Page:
CityPress - - Voices -

The speed at which I had im­mersed my­self into the game had led to tun­nel vi­sion. Op­por­tu­ni­ties to play more com­pet­i­tive rugby abounded, mainly be­cause of my in­volve­ment with Spring Rose.

In the mid­dle of 1995, Spring Rose – largely through Ger­ald Ma­jola’s con­tacts and per­se­ver­ance – were in­vited to play against a club in Walvis Bay, Namibia. Ger­ald, whom we fondly called Gailor, or­gan­ised ev­ery­thing single-hand­edly. He was the club’s ad­min­is­tra­tor dur­ing those times and oc­ca­sion­ally played for the sec­ond team. Ger­ald took over the fly half jer­sey from the great Peter Mkata, but that was be­fore I came into the team. By the time I ar­rived, Ger­ald was in semi-re­tire­ment and was more fo­cused on ad­min­is­ter­ing the club af­fairs.

To travel to Namibia, every­one had to scurry to get a pass­port, or they would be left be­hind. I des­per­ately wanted to go, but I could not get a pass­port be­cause I was un­der­age. I was only turn­ing 17 in October that year and the trip to Namibia was tak­ing place around July. The older club play­ers sug­gested that I make my­self seem older and pointed me in the var­i­ous di­rec­tions I needed to go to get it done. At the time I was not aware that I was be­ing led astray. And, in my des­per­a­tion to board the coach, I went along with it will­ingly.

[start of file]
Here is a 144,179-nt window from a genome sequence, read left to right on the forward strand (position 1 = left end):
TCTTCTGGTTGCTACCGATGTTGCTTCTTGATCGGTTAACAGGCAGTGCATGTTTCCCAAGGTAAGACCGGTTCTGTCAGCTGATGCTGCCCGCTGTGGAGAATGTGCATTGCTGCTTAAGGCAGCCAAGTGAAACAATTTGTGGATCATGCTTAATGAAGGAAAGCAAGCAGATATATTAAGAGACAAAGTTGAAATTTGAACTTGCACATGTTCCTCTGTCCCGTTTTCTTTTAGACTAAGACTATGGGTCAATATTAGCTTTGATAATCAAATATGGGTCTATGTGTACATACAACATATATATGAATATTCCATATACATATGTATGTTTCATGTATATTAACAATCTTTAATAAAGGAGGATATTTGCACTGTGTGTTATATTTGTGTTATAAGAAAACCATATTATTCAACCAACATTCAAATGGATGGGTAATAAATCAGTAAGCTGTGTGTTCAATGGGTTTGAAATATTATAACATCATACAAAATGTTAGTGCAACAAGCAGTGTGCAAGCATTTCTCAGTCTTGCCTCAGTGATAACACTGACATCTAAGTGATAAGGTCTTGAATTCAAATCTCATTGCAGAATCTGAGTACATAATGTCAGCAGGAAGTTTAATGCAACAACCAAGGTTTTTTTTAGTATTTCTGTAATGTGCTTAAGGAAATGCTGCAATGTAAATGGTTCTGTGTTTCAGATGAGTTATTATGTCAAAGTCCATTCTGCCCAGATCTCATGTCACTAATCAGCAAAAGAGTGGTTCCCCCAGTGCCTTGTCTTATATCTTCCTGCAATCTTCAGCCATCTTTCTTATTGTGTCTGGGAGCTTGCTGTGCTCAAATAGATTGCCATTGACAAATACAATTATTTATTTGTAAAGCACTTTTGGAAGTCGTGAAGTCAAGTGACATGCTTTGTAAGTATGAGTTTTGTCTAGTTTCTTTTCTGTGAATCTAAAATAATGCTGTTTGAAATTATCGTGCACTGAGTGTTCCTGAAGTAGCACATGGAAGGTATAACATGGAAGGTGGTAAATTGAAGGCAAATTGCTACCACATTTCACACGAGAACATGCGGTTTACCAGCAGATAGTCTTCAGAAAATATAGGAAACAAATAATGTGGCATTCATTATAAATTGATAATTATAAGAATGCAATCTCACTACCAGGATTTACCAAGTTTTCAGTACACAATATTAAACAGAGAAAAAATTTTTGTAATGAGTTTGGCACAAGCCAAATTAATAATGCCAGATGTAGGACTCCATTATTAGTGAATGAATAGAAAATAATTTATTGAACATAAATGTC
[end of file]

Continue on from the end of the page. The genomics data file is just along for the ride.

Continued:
In those days it was easy to get forged birth doc­u­men­ta­tion from home af­fairs. You would be re­ferred to a cer­tain un­named per­son who would quickly or­gan­ise your fake doc­u­ments. If I went as a mi­nor, I would have needed an adult to ac­com­pany me, which would not have been pos­si­ble con­sid­er­ing my liv­ing cir­cum­stances. No one at home had a pass­port and I couldn’t ask Un­cle Mel to come along as he had a house­hold to run. At the time I didn’t have a birth cer­tifi­cate ei­ther, though, so I was able to fab­ri­cate my birth date. I lied and said I was born in 1977, even though I was born in 1978, but I kept the birth­day and month the same.

So, in the end, I man­aged to get my pass­port, which al­lowed me to join the chaps on the trip to Namibia. When you are ex­cited about some­thing, the con­se­quences of your de­ci­sions are an af­ter-thought, be­cause you are not think­ing fur­ther than your nose.

The trip it­self was beau­ti­ful. I had never been out­side the coun­try be­fore, not even out­side the prov­ince. The two Spring Rose teams – the Firsts and Sec­onds, which were both sched­uled to play three games in the up­com­ing week – took a coach all the way up to Walvis Bay, which I can tell you is not the fastest way to get there.

We trav­elled via Kim­ber­ley and then to Uping­ton be­fore cross­ing the bor­der in the south of Namibia and then mak­ing our way around the desert to­wards Walvis Bay. The bus some­times stopped along the way be­cause it over­heated.

There was a warm broth­er­hood be­tween the play­ers on the bus – a ca­ma­raderie that only trav­el­ling sports teams can bring to­gether. To pass the time, I wrote a di­ary of events in a small note­book, in which I de­scribed the trip and my ob­ser­va­tions and feel­ings about it. This earned me the nick­name “Jour­nal­ist” from the lads.


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